By Angelos Anastasiou
ISSUES with weight, as well as irregularities in the slaughterhouse seal, were revealed as the main reasons behind the withdrawal of a batch of poultry supplied to the army, and not ‘infected chickens imported from Turkey’ as was widely reported, Defence Minister Fotis Fotiou said yesterday.
He said he would not compromise the health and safety of soldiers and that no poultry from the batch in question had been consumed by army personnel. It was withdrawn in full while a new supplier had now been commissioned by the ministry, he said.
Imported from the Netherlands the chickens “violated important specifications,” Fotiou said, namely weight, slaughterhouse seal, and package labeling.
A source who did not wish to be named said the chickens were perfectly fit for consumption, and that there was nothing wrong with them other than the fact that the box bore a crescent-and-star symbol similar to that on the Turkish flag.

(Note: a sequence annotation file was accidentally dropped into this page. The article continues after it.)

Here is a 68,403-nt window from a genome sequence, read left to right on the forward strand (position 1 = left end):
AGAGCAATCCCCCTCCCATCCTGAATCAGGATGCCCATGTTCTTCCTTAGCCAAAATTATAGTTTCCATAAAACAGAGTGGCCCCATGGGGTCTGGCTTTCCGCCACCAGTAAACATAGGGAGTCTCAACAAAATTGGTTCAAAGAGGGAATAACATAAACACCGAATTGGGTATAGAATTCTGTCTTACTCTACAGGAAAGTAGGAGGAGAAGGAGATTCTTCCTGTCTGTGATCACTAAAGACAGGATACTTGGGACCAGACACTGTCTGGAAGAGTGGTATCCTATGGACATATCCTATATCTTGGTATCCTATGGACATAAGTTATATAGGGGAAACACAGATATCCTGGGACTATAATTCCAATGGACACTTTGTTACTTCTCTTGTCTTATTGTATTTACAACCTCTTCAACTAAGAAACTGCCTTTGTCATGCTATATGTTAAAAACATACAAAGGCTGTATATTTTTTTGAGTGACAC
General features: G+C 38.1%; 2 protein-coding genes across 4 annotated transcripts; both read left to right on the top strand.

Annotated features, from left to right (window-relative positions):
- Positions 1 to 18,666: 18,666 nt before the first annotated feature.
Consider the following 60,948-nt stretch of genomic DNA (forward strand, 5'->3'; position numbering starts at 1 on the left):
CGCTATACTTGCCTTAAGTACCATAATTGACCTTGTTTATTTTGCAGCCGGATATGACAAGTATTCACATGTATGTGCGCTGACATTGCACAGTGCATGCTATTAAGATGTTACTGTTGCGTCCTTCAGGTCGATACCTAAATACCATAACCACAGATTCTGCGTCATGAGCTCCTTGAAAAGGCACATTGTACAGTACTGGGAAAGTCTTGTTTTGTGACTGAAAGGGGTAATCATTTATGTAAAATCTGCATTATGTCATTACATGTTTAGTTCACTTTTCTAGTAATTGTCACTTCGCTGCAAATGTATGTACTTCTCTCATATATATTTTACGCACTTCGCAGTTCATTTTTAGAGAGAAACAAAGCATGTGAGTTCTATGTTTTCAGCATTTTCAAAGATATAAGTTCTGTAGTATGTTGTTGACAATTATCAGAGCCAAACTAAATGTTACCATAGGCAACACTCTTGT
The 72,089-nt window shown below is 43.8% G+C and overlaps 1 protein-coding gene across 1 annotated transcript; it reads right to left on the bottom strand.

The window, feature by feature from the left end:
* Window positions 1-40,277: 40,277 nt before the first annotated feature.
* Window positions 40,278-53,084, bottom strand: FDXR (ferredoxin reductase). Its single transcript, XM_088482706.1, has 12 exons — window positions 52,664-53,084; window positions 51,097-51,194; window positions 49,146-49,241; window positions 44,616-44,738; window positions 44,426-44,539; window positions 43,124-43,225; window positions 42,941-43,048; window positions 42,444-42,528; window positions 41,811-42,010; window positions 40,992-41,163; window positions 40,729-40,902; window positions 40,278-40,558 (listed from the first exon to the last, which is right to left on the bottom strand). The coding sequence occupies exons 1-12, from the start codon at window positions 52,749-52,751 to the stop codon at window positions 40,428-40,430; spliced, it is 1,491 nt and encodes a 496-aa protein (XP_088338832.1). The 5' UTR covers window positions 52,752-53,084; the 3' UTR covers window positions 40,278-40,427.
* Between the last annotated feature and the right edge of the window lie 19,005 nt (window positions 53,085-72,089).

The defence ministry later confirmed that the chickens had been inspected by the Cyprus Veterinary Services and found to be suitable for consumption, but added that subsequent checks revealed that the chickens’ weight was not up to specs.
The army’s contract with the previous chicken supplier ended on December 12, and tenders have been requested from vendors for a new contract to be signed in mid-January.
A local provider was approached to supply the army with chickens on an interim basis of one month until the procedures for a new contract are completed.
Media had reported that ‘infected’ chickens had been imported from the Netherlands and bore the Turkish flag on the package, raising suspicion with regard to their true origin. The chickens were allegedly sold to the NG by a local supplier.
The packaging, besides the similarity to the Turkish flag, read ‘Halal’, Arabic for ‘permissible’, referring to certain foods or drinks and the method used in preparing them as allowed under Islamic law.